Former Rep. Earl Pomeroy recalled the solidarity 9/11 provoked: That night we gathered on the east steps of the Capitol. It was Republicans and Democrats, the House and the Senate it was unlike anything Ive ever experienced in my life.
“The news reported that there had been explosions down at the Mall,” Donahue said. “As soon as I hit the parking lot I heard it, too — there was this loud boom, and I saw the Capitol Hill police hit the deck, that’s how loud it was. Turns out it was just a sonic boom from the jets overhead.”
Despite the panic and uncertainty, Donahue said the masses of people evacuating the District acted selflessly throughout.
“I live in Maryland about 30 miles south of the Potomac, and I remember thinking about what a long drive it was going to be,” he said. “I thought for sure it would be every man for himself on the roads — at the time we thought Washington was under attack. But I’ll never forget how people were letting others into the traffic; all the way out of town people were letting people in or letting them across lanes so they could exit. People had their windows open and everyone had the news on, and even though everyone wanted out of the city as quickly as possible, everyone was calm and there was this feeling that we were all in it together.”
This is perhaps even more remarkable considering that the devastation at the Pentagon was visible from the Capitol.
“I was going down [Interstate] 295 south of Washington,” Donahue said. “When you cross over the hill you can see the Pentagon off in the distance. There was smoke coming across, and it was really low, going from the west to the east. You had to drive through that smoke, smelling the debris from the plane crash and knowing in your mind that people had died in it.”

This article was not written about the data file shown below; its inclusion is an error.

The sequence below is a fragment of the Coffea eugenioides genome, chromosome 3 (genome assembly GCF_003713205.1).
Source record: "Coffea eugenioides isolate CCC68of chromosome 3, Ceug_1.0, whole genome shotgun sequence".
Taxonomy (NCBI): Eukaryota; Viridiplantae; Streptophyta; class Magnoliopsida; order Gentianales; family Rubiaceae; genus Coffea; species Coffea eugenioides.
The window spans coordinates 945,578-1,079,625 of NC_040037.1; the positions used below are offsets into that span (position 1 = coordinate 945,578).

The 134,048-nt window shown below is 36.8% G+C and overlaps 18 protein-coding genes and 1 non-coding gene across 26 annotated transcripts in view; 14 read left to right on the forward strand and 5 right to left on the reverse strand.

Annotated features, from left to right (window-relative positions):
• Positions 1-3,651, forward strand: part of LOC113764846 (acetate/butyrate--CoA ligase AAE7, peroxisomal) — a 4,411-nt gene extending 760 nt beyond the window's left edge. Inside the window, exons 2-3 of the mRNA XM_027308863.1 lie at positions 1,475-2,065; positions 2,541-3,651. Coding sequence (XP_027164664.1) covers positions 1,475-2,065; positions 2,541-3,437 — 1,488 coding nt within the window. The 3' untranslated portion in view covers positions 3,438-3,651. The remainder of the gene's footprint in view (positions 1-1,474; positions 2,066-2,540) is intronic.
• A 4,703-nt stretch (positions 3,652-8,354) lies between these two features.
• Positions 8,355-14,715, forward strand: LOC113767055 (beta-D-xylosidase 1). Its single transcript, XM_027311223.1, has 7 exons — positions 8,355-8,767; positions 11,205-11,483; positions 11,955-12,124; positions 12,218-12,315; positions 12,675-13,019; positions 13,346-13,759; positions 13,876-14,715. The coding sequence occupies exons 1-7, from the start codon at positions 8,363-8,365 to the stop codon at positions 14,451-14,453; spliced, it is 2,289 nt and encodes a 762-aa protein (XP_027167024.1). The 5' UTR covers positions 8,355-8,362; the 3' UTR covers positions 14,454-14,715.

Sen. Chuck Grassley “Everything we knew, we got from the TV.”
Sen. Chuck Grassley was thinking about his wife, Barbara Ann, as he hustled away from his east campus office that day.
“She worked about five blocks away in an office building on C Street,” the Iowa Republican said. “I couldn’t call her because the cellphones were jammed, and there was just a few people around with pocket radios that we were listening to. We knew then about the two planes in New York and the one at the Pentagon, but there was still one in the air and we thought it might be headed our way.”
Once together, the Grassleys were just as in the dark about the day’s events as everyone else.
Visitors get their first look at the American Veterans Disabled for Life Memorial, which opened to the public on Monday, Oct. 6, 2014. The new memorial is located off Independence Ave. SW between the Rayburn House Office Building and HHS. Buy photo here.